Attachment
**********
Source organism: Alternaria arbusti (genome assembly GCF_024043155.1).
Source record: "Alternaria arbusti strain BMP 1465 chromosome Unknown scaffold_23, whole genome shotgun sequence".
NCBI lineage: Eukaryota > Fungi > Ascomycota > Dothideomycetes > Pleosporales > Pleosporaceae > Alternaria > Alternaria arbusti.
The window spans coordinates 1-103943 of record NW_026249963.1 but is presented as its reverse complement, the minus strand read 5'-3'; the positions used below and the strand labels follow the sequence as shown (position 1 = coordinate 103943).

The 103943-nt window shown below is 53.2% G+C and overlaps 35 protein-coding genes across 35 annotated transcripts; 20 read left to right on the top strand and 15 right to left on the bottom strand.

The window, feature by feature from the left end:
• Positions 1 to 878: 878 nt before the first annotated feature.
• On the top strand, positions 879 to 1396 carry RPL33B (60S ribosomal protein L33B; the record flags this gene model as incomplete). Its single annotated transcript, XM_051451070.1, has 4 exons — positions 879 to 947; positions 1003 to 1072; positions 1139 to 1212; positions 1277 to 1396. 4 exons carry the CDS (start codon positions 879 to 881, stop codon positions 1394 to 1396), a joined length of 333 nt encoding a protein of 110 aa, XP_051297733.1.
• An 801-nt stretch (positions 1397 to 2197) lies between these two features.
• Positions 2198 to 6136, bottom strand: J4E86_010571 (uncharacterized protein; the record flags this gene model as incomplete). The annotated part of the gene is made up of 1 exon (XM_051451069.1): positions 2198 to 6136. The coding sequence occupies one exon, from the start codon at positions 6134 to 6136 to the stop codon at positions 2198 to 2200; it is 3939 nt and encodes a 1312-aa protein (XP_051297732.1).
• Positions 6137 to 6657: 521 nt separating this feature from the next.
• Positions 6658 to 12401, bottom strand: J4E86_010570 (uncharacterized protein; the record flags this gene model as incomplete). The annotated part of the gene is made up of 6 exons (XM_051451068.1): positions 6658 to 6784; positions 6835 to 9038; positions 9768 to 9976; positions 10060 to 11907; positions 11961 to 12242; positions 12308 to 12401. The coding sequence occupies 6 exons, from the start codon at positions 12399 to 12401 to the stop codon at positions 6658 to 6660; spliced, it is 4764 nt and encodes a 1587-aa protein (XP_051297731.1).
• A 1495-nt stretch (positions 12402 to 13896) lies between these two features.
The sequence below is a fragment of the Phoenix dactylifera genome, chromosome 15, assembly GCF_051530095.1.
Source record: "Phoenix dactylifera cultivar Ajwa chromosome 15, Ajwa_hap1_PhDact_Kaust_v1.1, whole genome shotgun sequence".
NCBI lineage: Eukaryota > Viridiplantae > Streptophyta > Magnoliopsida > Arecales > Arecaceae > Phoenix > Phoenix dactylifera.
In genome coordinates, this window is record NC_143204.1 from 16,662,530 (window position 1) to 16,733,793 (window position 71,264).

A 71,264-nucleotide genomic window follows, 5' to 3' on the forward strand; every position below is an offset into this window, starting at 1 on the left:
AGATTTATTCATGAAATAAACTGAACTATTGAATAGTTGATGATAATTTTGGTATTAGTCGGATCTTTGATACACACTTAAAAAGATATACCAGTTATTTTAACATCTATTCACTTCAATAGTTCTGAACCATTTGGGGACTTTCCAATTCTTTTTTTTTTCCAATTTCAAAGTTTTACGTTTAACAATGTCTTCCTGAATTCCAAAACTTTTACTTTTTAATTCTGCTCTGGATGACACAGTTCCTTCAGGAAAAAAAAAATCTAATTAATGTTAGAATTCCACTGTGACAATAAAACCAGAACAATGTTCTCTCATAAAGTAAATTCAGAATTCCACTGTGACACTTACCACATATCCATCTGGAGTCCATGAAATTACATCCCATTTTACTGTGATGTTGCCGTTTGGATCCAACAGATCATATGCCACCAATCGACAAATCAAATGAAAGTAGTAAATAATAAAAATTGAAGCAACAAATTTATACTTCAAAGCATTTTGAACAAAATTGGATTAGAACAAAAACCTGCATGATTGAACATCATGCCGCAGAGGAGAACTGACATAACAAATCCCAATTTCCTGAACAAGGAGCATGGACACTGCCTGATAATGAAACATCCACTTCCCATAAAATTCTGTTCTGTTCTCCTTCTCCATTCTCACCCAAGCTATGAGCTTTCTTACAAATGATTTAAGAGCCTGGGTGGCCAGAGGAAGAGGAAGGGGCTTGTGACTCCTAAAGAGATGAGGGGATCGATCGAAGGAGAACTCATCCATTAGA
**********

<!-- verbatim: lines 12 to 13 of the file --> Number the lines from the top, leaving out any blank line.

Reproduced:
• Positions 6658 to 12401, bottom strand: J4E86_010570 (uncharacterized protein; the record flags this gene model as incomplete). The annotated part of the gene is made up of 6 exons (XM_051451068.1): positions 6658 to 6784; positions 6835 to 9038; positions 9768 to 9976; positions 10060 to 11907; positions 11961 to 12242; positions 12308 to 12401. The coding sequence occupies 6 exons, from the start codon at positions 12399 to 12401 to the stop codon at positions 6658 to 6660; spliced, it is 4764 nt and encodes a 1587-aa protein (XP_051297731.1).
• A 1495-nt stretch (positions 12402 to 13896) lies between these two features.